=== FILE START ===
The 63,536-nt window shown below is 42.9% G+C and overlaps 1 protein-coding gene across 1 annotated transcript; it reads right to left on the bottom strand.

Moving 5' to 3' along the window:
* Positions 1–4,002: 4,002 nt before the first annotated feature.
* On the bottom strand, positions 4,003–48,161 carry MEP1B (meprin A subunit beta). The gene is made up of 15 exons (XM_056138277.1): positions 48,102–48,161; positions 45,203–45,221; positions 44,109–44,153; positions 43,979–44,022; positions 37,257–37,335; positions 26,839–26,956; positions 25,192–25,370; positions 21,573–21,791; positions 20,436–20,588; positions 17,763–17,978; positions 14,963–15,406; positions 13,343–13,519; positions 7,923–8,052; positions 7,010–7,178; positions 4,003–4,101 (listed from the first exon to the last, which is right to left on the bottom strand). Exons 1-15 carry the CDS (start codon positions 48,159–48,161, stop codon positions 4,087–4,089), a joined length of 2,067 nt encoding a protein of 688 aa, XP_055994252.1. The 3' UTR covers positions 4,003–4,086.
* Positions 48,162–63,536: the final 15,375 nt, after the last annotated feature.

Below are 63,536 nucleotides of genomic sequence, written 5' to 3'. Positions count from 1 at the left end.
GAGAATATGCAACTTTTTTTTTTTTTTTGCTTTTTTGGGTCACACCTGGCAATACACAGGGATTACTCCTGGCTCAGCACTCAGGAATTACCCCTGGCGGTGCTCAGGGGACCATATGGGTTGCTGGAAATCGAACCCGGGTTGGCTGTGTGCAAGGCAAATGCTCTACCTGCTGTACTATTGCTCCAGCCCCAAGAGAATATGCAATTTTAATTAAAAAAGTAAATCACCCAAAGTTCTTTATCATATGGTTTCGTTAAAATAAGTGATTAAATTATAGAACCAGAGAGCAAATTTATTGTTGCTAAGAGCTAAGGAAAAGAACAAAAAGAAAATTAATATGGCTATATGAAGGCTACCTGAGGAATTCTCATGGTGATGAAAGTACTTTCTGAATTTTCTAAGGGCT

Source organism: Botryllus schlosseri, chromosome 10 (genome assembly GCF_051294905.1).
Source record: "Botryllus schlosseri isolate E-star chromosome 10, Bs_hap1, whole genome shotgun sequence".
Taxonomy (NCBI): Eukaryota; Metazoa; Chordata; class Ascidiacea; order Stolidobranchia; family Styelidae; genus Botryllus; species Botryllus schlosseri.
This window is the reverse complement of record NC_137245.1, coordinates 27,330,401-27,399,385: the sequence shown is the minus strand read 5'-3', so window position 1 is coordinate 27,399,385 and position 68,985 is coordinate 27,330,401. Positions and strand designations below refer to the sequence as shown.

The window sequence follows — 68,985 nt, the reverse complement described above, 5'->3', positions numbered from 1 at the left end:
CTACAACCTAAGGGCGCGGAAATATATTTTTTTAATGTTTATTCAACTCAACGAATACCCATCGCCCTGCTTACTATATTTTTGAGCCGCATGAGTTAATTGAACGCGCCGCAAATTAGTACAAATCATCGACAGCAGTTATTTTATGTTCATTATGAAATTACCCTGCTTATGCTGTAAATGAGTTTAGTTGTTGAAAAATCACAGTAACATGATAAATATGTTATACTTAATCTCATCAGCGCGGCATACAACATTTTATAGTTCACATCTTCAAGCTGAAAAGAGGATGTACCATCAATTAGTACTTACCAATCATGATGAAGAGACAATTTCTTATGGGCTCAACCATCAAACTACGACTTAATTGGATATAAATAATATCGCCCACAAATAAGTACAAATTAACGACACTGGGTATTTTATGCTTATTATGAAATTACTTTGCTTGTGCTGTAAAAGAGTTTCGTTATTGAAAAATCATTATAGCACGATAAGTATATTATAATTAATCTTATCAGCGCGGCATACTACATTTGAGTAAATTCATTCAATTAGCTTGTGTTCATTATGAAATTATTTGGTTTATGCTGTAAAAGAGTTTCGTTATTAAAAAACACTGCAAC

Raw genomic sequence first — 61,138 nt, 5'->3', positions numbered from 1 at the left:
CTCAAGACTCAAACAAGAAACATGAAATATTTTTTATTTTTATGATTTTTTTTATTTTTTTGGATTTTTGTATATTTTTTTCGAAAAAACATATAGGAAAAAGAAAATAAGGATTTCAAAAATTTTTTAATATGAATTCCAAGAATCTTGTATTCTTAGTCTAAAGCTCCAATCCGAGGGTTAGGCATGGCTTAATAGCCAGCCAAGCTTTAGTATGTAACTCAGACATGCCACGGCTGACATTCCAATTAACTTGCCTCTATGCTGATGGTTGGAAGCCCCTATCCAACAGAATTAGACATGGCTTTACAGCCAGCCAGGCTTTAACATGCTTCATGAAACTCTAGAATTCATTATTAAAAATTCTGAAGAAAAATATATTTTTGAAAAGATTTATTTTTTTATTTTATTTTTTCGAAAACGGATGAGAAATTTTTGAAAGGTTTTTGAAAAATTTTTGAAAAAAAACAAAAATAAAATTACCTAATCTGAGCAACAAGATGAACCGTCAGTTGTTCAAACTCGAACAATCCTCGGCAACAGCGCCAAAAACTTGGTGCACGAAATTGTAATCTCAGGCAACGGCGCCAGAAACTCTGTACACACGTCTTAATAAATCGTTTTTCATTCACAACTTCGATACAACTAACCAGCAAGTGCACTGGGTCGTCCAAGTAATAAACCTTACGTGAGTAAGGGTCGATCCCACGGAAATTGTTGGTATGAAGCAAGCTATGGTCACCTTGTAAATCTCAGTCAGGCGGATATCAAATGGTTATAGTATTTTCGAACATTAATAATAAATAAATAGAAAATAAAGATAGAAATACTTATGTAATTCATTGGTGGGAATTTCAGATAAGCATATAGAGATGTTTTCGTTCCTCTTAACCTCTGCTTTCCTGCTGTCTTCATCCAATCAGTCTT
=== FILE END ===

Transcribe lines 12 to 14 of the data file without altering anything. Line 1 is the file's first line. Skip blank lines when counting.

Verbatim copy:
The window sequence follows — 68,985 nt, the reverse complement described above, 5'->3', positions numbered from 1 at the left end:
CTACAACCTAAGGGCGCGGAAATATATTTTTTTAATGTTTATTCAACTCAACGAATACCCATCGCCCTGCTTACTATATTTTTGAGCCGCATGAGTTAATTGAACGCGCCGCAAATTAGTACAAATCATCGACAGCAGTTATTTTATGTTCATTATGAAATTACCCTGCTTATGCTGTAAATGAGTTTAGTTGTTGAAAAATCACAGTAACATGATAAATATGTTATACTTAATCTCATCAGCGCGGCATACAACATTTTATAGTTCACATCTTCAAGCTGAAAAGAGGATGTACCATCAATTAGTACTTACCAATCATGATGAAGAGACAATTTCTTATGGGCTCAACCATCAAACTACGACTTAATTGGATATAAATAATATCGCCCACAAATAAGTACAAATTAACGACACTGGGTATTTTATGCTTATTATGAAATTACTTTGCTTGTGCTGTAAAAGAGTTTCGTTATTGAAAAATCATTATAGCACGATAAGTATATTATAATTAATCTTATCAGCGCGGCATACTACATTTGAGTAAATTCATTCAATTAGCTTGTGTTCATTATGAAATTATTTGGTTTATGCTGTAAAAGAGTTTCGTTATTAAAAAACACTGCAAC

Raw genomic sequence first — 61,138 nt, 5'->3', positions numbered from 1 at the left: